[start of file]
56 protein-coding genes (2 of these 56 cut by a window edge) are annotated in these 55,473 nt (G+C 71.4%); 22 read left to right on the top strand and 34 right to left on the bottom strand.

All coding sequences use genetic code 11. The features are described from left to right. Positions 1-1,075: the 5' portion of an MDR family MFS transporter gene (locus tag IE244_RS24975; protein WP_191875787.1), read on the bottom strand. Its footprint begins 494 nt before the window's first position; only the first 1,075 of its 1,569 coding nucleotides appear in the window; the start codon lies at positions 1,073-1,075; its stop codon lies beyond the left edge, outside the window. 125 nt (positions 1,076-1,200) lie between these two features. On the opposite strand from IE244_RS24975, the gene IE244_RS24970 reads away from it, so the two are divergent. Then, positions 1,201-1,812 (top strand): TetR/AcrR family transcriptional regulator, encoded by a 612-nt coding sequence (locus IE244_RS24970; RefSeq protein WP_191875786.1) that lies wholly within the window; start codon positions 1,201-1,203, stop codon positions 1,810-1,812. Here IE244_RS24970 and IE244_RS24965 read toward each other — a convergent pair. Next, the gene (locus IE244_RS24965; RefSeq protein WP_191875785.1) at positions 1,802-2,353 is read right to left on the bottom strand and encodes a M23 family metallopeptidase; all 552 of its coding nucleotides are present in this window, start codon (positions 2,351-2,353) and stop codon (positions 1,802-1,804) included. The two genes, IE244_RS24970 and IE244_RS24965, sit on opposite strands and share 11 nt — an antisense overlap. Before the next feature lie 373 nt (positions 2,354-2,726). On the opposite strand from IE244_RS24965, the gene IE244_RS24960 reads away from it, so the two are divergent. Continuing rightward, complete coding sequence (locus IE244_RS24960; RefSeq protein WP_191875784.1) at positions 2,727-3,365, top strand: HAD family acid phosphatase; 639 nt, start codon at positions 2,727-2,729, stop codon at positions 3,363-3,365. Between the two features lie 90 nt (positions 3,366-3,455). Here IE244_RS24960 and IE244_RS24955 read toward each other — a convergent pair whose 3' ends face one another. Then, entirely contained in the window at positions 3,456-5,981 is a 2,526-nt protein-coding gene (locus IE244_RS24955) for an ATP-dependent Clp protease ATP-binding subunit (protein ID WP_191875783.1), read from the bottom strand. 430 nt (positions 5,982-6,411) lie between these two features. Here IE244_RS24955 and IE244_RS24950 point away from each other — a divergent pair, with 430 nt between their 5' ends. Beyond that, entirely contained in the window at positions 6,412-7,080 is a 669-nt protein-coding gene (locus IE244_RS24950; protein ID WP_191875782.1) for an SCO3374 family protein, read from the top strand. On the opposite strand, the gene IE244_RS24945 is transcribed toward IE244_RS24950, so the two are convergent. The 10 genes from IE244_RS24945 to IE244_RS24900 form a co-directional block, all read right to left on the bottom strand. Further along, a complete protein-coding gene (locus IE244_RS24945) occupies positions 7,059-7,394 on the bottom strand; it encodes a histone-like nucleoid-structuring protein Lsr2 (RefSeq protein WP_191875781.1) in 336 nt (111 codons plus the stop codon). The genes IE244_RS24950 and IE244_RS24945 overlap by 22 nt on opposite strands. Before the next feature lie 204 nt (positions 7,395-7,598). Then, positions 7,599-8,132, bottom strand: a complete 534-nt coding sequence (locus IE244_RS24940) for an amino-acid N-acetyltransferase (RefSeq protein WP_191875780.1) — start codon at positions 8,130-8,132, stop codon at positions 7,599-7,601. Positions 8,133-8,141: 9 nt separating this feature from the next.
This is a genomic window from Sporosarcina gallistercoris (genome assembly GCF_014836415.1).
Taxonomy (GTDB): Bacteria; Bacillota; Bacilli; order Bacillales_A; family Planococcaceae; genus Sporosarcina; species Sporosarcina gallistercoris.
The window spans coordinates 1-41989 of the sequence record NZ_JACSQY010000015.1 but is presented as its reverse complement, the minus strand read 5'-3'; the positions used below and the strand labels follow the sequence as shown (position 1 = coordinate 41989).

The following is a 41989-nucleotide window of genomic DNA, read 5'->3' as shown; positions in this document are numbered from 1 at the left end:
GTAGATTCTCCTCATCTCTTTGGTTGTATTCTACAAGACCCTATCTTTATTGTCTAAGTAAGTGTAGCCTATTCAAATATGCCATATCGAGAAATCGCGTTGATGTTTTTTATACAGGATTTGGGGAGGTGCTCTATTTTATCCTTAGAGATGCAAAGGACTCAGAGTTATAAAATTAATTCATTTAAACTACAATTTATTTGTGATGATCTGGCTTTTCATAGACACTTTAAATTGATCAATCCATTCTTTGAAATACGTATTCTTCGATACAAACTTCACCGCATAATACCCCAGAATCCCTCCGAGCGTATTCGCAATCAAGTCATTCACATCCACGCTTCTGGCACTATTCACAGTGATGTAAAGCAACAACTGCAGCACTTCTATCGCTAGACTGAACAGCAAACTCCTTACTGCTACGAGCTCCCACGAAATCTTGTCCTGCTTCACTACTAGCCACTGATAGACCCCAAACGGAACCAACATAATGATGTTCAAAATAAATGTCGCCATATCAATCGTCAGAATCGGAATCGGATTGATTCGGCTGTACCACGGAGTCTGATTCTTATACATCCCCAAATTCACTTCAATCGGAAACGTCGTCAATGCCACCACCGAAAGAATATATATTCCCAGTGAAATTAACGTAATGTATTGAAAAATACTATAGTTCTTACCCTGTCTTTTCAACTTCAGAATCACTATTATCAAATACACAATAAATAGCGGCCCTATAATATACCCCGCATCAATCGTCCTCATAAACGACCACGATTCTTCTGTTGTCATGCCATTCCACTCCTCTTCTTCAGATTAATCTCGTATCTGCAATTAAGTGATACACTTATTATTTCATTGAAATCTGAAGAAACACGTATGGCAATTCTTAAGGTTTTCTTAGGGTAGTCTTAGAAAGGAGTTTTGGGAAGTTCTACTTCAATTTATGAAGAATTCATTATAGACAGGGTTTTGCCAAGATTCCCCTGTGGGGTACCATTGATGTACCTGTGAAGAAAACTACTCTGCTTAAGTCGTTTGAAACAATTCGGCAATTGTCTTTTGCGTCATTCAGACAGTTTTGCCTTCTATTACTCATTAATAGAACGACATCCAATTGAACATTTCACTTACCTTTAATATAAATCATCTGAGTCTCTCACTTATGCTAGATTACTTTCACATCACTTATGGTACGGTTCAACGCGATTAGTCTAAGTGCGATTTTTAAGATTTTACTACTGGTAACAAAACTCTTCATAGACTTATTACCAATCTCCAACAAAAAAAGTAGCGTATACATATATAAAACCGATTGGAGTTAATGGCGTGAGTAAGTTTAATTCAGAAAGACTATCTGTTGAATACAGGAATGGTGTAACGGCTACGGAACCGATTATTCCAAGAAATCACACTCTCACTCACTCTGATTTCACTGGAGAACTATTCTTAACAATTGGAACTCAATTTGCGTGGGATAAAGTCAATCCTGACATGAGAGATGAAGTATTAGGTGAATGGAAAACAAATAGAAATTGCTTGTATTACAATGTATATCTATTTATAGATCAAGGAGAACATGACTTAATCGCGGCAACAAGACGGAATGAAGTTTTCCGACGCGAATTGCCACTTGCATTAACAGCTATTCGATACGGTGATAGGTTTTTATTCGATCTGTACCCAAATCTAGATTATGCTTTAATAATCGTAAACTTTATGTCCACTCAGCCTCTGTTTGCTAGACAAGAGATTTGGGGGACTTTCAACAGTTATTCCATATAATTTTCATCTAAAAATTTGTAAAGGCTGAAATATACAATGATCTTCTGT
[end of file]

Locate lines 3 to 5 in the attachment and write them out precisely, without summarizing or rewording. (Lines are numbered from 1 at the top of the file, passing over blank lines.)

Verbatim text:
This is a genomic window from Sporosarcina gallistercoris (genome assembly GCF_014836415.1).
Taxonomy (GTDB): Bacteria; Bacillota; Bacilli; order Bacillales_A; family Planococcaceae; genus Sporosarcina; species Sporosarcina gallistercoris.
The window spans coordinates 1-41989 of the sequence record NZ_JACSQY010000015.1 but is presented as its reverse complement, the minus strand read 5'-3'; the positions used below and the strand labels follow the sequence as shown (position 1 = coordinate 41989).